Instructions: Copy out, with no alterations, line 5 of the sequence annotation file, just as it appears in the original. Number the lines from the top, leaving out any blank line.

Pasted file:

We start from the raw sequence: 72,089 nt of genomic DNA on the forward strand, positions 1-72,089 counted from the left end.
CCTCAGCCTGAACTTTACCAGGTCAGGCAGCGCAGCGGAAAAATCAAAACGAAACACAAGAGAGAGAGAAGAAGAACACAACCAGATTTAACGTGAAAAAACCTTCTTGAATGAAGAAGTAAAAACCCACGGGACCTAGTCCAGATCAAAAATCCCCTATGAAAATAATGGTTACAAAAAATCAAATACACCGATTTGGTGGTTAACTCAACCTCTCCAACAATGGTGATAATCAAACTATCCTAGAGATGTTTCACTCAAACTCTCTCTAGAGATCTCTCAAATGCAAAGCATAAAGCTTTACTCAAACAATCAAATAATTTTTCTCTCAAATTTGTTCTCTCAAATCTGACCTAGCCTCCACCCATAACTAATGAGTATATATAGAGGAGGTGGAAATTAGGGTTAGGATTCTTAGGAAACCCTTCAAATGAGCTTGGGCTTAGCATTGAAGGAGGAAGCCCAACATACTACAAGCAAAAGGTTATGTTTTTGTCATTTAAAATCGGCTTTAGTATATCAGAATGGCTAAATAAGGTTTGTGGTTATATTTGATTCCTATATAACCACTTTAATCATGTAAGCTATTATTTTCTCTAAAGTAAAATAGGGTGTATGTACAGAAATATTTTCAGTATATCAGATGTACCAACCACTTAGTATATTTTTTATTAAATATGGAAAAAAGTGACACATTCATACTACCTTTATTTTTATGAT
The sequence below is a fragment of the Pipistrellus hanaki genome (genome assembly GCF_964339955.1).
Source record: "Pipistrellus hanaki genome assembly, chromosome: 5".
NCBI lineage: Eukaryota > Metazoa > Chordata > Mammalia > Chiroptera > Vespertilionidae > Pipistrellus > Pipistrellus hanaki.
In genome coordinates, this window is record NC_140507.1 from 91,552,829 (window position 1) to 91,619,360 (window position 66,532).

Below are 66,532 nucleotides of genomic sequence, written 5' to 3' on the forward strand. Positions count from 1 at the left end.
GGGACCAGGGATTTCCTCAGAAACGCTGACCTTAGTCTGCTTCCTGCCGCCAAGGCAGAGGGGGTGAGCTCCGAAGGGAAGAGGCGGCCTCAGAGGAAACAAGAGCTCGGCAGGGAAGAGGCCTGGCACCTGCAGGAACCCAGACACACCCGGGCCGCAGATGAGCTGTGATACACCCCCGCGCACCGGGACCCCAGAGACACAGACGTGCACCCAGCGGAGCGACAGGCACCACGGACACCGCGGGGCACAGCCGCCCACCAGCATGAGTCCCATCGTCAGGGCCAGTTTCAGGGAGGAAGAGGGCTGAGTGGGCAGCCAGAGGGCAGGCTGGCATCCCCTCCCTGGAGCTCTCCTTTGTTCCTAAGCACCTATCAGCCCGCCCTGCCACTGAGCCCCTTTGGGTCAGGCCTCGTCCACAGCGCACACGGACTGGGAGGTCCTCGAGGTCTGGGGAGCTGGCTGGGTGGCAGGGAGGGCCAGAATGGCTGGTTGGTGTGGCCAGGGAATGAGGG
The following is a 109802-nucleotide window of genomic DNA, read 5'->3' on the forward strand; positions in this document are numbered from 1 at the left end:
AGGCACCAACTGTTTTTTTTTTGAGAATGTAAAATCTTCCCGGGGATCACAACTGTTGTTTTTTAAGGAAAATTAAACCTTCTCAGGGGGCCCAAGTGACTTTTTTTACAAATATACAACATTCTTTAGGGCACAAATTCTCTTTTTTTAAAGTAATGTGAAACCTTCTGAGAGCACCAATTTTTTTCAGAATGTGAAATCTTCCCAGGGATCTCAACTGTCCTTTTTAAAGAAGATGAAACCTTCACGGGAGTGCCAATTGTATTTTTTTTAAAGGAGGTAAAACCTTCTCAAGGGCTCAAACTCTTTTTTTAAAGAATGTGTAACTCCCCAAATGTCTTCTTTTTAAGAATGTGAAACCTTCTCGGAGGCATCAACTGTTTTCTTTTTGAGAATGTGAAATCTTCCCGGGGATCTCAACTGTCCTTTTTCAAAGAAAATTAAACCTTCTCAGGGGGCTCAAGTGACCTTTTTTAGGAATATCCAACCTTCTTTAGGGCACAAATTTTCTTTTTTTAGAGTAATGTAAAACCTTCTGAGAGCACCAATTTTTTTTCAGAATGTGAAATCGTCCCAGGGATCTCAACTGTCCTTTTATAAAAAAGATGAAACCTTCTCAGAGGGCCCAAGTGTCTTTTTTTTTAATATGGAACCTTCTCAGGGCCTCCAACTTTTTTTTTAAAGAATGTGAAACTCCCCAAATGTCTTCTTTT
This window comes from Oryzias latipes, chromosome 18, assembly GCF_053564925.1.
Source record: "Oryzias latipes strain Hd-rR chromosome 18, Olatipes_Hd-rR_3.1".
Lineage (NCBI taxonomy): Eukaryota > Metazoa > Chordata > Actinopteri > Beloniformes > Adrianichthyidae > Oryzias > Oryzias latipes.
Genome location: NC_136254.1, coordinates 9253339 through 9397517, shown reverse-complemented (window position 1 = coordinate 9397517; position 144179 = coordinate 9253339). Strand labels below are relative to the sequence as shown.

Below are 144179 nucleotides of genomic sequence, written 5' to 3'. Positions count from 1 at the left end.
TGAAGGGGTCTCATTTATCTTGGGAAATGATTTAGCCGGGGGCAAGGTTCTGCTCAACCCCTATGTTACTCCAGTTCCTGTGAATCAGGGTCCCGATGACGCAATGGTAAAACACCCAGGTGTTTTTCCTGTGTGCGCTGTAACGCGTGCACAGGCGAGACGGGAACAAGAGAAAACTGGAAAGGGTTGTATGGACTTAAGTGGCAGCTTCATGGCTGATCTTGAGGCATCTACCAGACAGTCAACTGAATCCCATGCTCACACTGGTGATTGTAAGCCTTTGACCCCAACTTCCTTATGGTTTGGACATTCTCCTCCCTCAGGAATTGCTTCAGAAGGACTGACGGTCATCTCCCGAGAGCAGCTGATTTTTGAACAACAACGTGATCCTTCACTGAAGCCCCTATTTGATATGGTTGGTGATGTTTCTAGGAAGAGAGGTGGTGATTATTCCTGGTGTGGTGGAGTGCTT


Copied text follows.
NCBI lineage: Eukaryota > Metazoa > Chordata > Mammalia > Chiroptera > Vespertilionidae > Pipistrellus > Pipistrellus hanaki.